Write them down, give them some other words to build up the bed of words into a garden, let it sit until the season is right, and the time is right, and the moon shines full and highlights those words into the magic of a story.

The main idea this week came with just one word (often happens like that). The word: Inspection. Although the character (my things always start with a person) said ” ‘spection” like it was a special thing in his world, and like it was something to fear. The picture was from inside a building, and he’d just jammed as much furniture up against the openings as possible, pulled his companion down below the sight line of the gaps in the windows, and waited. Sure enough, barely seconds later, a face appears at one of the gaps. A voice: ‘sure I heard something – we gotta fill the quota this week, or the ‘spections start in our section.’

Interesting, isn’t it? No real story yet, but there’s the characters, the start of a plot, and the conflict of ‘them or us’.

of course, I can’t do anything about it right now except fill that blank page (usually it’s just a para or a scene or a page (or two)) at this stage, but I know it’s going to sit there and wait and while it’s waiting, the idea and form and structure will grow and flower and be ready to bear fruit – at the right time.

The Ceramic Jars

ebbie1

That contain the remains of my animals sit on the shelf, carefully wrapped in tissue paper, never moved or touched until the next jar comes to join them.

A life without one, two, or more of the furry, feathery, leathery or otherwise bedecked, creatures would be a life with something missing. A dog teaches about pack,  a cat teaches about confidence, a bird teaches about freedom, a horse teaches about respect, a snake teaches about truth (after all, they are not slimy, don’t attack without cause, and You scare the bleep out of ’em).

And the biggest lesson of all: life ends. We mourn, wallow for a while for what we’ve lost. But to learn the lesson well, we have another thing to learn: to remember how they shared our life, how that being enhanced our moments, brought joy (and other emotions) and boof-ebbiewarmth and connection – love and pack.

 

The little jars are there because we have been gypsies, moved from place to place, state to state, posting to posting. They come with us, the living and the remembered, because I can’t bear to leave them to the care of someone else. I hold onto them as if they were still in my care and will remain in my care until I take the long-sleep. My will provides for the jars to be sent with me into the flames of renewal. I don’t want to leave them alone, and I don’t want to be without them.Mini packing to move

Is this an emotional crux? Do I need to put them in the ground, let them pass on? No. They are already dead, and it’s only me who wants to keep the memory close by. Yes, I remember them, hear the noises they made when they moved in reality through my life, I speak to them (and use them as examples when speaking to the living representatives) and I love them. Always.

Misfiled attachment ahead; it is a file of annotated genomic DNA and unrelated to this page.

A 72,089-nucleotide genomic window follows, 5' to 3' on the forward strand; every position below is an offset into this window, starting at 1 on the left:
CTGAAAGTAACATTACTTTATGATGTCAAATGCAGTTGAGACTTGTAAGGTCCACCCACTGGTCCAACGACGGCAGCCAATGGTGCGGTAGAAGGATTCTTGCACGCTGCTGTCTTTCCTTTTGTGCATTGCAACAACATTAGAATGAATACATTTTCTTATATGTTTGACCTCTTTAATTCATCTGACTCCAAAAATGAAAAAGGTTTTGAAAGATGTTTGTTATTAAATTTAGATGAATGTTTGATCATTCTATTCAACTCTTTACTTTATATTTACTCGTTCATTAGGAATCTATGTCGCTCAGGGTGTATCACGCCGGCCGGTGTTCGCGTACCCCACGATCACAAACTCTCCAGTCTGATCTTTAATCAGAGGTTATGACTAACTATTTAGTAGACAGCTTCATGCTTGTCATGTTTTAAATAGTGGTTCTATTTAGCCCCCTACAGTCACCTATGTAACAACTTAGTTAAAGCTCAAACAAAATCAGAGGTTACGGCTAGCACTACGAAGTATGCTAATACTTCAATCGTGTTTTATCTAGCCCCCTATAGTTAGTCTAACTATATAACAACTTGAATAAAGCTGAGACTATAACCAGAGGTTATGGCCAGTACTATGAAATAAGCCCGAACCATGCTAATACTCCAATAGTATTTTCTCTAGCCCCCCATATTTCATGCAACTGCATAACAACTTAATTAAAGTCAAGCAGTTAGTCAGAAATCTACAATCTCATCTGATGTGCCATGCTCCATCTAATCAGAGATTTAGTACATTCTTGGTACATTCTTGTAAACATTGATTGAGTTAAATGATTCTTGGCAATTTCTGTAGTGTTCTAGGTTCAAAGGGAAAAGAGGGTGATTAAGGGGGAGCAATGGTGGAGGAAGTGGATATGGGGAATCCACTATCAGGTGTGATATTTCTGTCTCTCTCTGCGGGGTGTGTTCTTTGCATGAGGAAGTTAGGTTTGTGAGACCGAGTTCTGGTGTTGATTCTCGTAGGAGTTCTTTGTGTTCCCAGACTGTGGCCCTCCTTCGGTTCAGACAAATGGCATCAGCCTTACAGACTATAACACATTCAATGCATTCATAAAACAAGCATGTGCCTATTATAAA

It was a lesson to the kids I fostered. Pack is life. Pack is forever. Pack is commitment and continuance. For a dog without pack, life is dangerous and short, and even the lowest ranking pack member expects to be cared for during his life, and mourned when he dies. I do this, I demonstrated this.

There are rules, pack rules, boundary rules, society rules, hunting rules. Everywhere there are rules, but pack is the most important rule of all. No pack means no connection, no love, and no purpose.

Animals teach us many things, and we are still learning – the world is not the same today as it was yesterday. The pack helps us deal with this, and move on, together, in the manner that best befits our purpose.Slim on office chair

Thank you for listening to my ramble. I love my pack, in all its forms.

 

The Way It Was . . .

nostalgia.jpgNostalgia – looking back from this point to the points before, the things that made sense and the things that didn’t; some things that still don’t make sense. Life skills come from painful lessons – why is that? – and nostalgia comes from seeing from within a soul that is not the same as the soul that experienced the moment being viewed.

Tears form in the burn of eyes unable to bear the relapse to the moment of the event; stomach cramps and shoulders slump – what if? If things had been different, if something different was done at the time, if – if – if. Nothing works with that. We go on because we must. Because life demands it of us. Because at some stage, we need to look back to re-experience the moment, or to pass on the wisdom gained from the pain of that moment, or to share that pain with someone who is in a debilitating pain now.

Is that why we experience those things? Why we feel pain and empathy and need to be with others so they can take some of the load? Is it a lesson in humanity?

I think it is. I think the thing that makes a truly sentient being capable of community is the ability to share and empathise the grief moments – and the joy moments.

We experience the power of that emotional link at the birth of a child, at the death of a parent, at the face of disaster when many people are injured or in danger. It is empathy that is power. We don’t simply ‘feel’ for the person, we experience it, we live it with them, the pain is in our heart as well. It makes it easier to reach out and touch, fold them into our warm moment, let them know they are not alone in this.

Nostalgia – the ability to look back at the things in our life that bring an immediacy due to the emotional aspect of that moment, that memory.

It’s not the rose-coloured glasses; it’s not the fuzzy remembering of things being better than now; it’s not the wish of returning to simpler or better times. We have those moments of nostalgia, of returning to a memory event, because we NEED to do that, we need to share that with others, we need to occasionally remind ourselves of our ability to feel, and how easy it is to reach out, to put an arm around someone in pain, to share their suffering, and thereby make it less.

Memories are for sharing. Nostalgia is a lesson we use to help others.